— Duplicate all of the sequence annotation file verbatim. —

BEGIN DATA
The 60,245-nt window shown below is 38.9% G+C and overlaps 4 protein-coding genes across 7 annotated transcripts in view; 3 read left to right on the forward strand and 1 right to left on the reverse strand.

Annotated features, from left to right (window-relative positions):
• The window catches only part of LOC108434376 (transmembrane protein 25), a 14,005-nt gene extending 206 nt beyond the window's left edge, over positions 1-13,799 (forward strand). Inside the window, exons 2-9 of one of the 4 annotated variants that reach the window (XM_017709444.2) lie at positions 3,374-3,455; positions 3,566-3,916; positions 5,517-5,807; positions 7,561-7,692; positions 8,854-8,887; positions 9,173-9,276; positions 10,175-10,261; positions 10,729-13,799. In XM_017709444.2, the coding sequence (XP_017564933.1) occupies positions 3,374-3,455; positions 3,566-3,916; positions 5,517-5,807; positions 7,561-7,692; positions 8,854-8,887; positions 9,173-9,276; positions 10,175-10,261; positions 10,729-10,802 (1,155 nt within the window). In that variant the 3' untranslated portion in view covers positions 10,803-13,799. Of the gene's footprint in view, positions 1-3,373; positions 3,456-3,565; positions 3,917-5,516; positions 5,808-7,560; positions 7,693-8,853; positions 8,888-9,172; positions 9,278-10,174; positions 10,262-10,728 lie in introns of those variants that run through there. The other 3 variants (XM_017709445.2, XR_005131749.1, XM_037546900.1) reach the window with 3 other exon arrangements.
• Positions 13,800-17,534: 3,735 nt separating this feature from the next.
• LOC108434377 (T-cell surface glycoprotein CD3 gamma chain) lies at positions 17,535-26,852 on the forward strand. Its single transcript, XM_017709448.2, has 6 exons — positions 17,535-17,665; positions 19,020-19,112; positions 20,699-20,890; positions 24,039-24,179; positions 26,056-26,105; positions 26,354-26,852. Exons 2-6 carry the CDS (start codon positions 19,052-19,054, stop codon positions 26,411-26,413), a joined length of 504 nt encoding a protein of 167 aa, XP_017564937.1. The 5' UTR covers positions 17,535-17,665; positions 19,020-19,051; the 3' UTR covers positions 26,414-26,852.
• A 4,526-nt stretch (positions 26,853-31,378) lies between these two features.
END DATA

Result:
The 60,245-nt window shown below is 38.9% G+C and overlaps 4 protein-coding genes across 7 annotated transcripts in view; 3 read left to right on the forward strand and 1 right to left on the reverse strand.

Annotated features, from left to right (window-relative positions):
• The window catches only part of LOC108434376 (transmembrane protein 25), a 14,005-nt gene extending 206 nt beyond the window's left edge, over positions 1-13,799 (forward strand). Inside the window, exons 2-9 of one of the 4 annotated variants that reach the window (XM_017709444.2) lie at positions 3,374-3,455; positions 3,566-3,916; positions 5,517-5,807; positions 7,561-7,692; positions 8,854-8,887; positions 9,173-9,276; positions 10,175-10,261; positions 10,729-13,799. In XM_017709444.2, the coding sequence (XP_017564933.1) occupies positions 3,374-3,455; positions 3,566-3,916; positions 5,517-5,807; positions 7,561-7,692; positions 8,854-8,887; positions 9,173-9,276; positions 10,175-10,261; positions 10,729-10,802 (1,155 nt within the window). In that variant the 3' untranslated portion in view covers positions 10,803-13,799. Of the gene's footprint in view, positions 1-3,373; positions 3,456-3,565; positions 3,917-5,516; positions 5,808-7,560; positions 7,693-8,853; positions 8,888-9,172; positions 9,278-10,174; positions 10,262-10,728 lie in introns of those variants that run through there. The other 3 variants (XM_017709445.2, XR_005131749.1, XM_037546900.1) reach the window with 3 other exon arrangements.
• Positions 13,800-17,534: 3,735 nt separating this feature from the next.
• LOC108434377 (T-cell surface glycoprotein CD3 gamma chain) lies at positions 17,535-26,852 on the forward strand. Its single transcript, XM_017709448.2, has 6 exons — positions 17,535-17,665; positions 19,020-19,112; positions 20,699-20,890; positions 24,039-24,179; positions 26,056-26,105; positions 26,354-26,852. Exons 2-6 carry the CDS (start codon positions 19,052-19,054, stop codon positions 26,411-26,413), a joined length of 504 nt encoding a protein of 167 aa, XP_017564937.1. The 5' UTR covers positions 17,535-17,665; positions 19,020-19,051; the 3' UTR covers positions 26,414-26,852.
• A 4,526-nt stretch (positions 26,853-31,378) lies between these two features.